Catholic emancipation came as a shock and a blow for organisation like the Orange Order, who still remembered 1798 vividly and feared that granting the Catholic majority more power would lead to a loss of their own. The reaction was a violent one. The, by now, traditional celebration of the Battle of the Boyne, “the Twelfth” parades, were banned in Belfast in 1829 due to their inherent linking with the Orange Order, whose extreme actions and often violent sectarianism had made them unpopular in the very circles they had once found many members. The result was rioting and bloodshed from the Protestant class, that rapidly spread outside of Belfast and Antrim, into neighbouring Tyrone and Armagh. At least 20 people were killed before the nascent police authorities were able to enforce order.
The following year, the cycle of violence surrounding the 12th of July continued, now as the Orange Order began to more openly clash with those identified as “Ribbonmen”. Catholics would impede parades, or be targeted by them in their marching routes, and violence became inevitable, after which a wave of reprisals was the likeliest result. Home burnings became common in the period. The mostly Catholic village of Marghery, in County Armagh, was almost entirely destroyed by fire in 1830, set by Orange Order members angered after their marching drums were destroyed by Ribbonmen.
A booming population made up mostly of a Catholic underclass, the constant threat of famine, clashes with sectarian societies and political disenfranchisement: all of the conditions were there for the kind of rebellion that had started in 1798. It merely needed the right spark, and things could get rapidly out of control in Ireland.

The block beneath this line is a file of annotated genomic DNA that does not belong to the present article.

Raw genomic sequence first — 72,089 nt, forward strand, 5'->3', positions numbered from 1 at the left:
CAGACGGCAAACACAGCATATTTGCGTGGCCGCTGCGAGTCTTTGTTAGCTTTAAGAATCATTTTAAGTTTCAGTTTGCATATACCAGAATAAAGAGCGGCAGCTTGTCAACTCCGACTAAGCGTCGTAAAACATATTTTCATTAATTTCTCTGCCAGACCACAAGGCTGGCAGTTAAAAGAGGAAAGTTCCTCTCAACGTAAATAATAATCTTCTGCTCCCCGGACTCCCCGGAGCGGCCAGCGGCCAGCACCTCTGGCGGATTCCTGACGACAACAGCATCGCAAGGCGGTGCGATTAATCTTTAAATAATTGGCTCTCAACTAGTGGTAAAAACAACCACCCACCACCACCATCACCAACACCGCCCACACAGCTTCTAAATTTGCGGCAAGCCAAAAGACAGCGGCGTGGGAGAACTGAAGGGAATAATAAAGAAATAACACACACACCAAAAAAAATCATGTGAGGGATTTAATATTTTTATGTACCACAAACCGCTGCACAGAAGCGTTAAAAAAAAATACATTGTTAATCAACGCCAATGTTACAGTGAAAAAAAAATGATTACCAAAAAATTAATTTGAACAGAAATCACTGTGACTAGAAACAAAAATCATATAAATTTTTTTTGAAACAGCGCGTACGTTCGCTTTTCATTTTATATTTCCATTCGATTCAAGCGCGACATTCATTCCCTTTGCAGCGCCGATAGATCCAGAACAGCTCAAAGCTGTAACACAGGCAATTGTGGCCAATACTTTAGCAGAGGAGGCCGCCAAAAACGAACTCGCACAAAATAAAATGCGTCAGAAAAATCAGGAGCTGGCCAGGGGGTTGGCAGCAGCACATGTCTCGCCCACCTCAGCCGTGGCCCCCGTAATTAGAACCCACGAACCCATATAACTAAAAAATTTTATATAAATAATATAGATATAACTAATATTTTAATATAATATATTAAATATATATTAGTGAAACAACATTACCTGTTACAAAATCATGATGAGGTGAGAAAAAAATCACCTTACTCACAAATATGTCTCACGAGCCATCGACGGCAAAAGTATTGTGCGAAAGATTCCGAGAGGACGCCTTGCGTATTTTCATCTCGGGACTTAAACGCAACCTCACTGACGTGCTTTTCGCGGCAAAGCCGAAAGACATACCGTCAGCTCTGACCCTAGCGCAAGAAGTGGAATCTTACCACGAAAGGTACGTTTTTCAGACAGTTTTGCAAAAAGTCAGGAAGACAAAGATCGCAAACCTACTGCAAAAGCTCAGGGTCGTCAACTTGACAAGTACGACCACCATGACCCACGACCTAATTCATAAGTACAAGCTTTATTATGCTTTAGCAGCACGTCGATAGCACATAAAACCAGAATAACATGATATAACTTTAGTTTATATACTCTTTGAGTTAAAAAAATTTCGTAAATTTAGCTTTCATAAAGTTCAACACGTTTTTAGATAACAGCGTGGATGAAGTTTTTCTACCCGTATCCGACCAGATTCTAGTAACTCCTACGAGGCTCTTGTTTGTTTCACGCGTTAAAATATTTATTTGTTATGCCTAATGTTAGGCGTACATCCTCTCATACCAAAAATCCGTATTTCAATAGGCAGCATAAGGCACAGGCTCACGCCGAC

And a major source of kindling was the tithe system. Those working the land in Ireland had a legal obligation to pay a tax, known as a tithe, to the Protestant Church of Ireland, regardless of their own religious affiliation (which was, of course, nearly entirely Catholic). The tithe system was long standing but ever hated: over 10% of the value of certain produce was required to go to the Church of Ireland, a crippling obligation for many farmers, who were often paying money or crops to absentee clerics.
All the while what little government support for the Catholic religion that existed was being eroded, such as with the discontinuation of the “Maynooth grant”, whereby a yearly stipend was paid for the upkeep of a Catholic seminary in the town of Maynooth, County Kildare. Catholic priests forced to live on voluntary contributions from the poor, while their Protestant counterparts enjoyed both government backing and a tax system to their benefit, did not find it hard to become agitators for change.
Inspired by the success of O’Connell’s political campaigning, a movement to oppose tithes began to form, which was to be non-violent in nature, essentially a mass non-payment that would force the authorities to recognise the injustice and impracticality of the tithe system. But sparks can come from unlikely sources: the tithe war was a result of one such spark.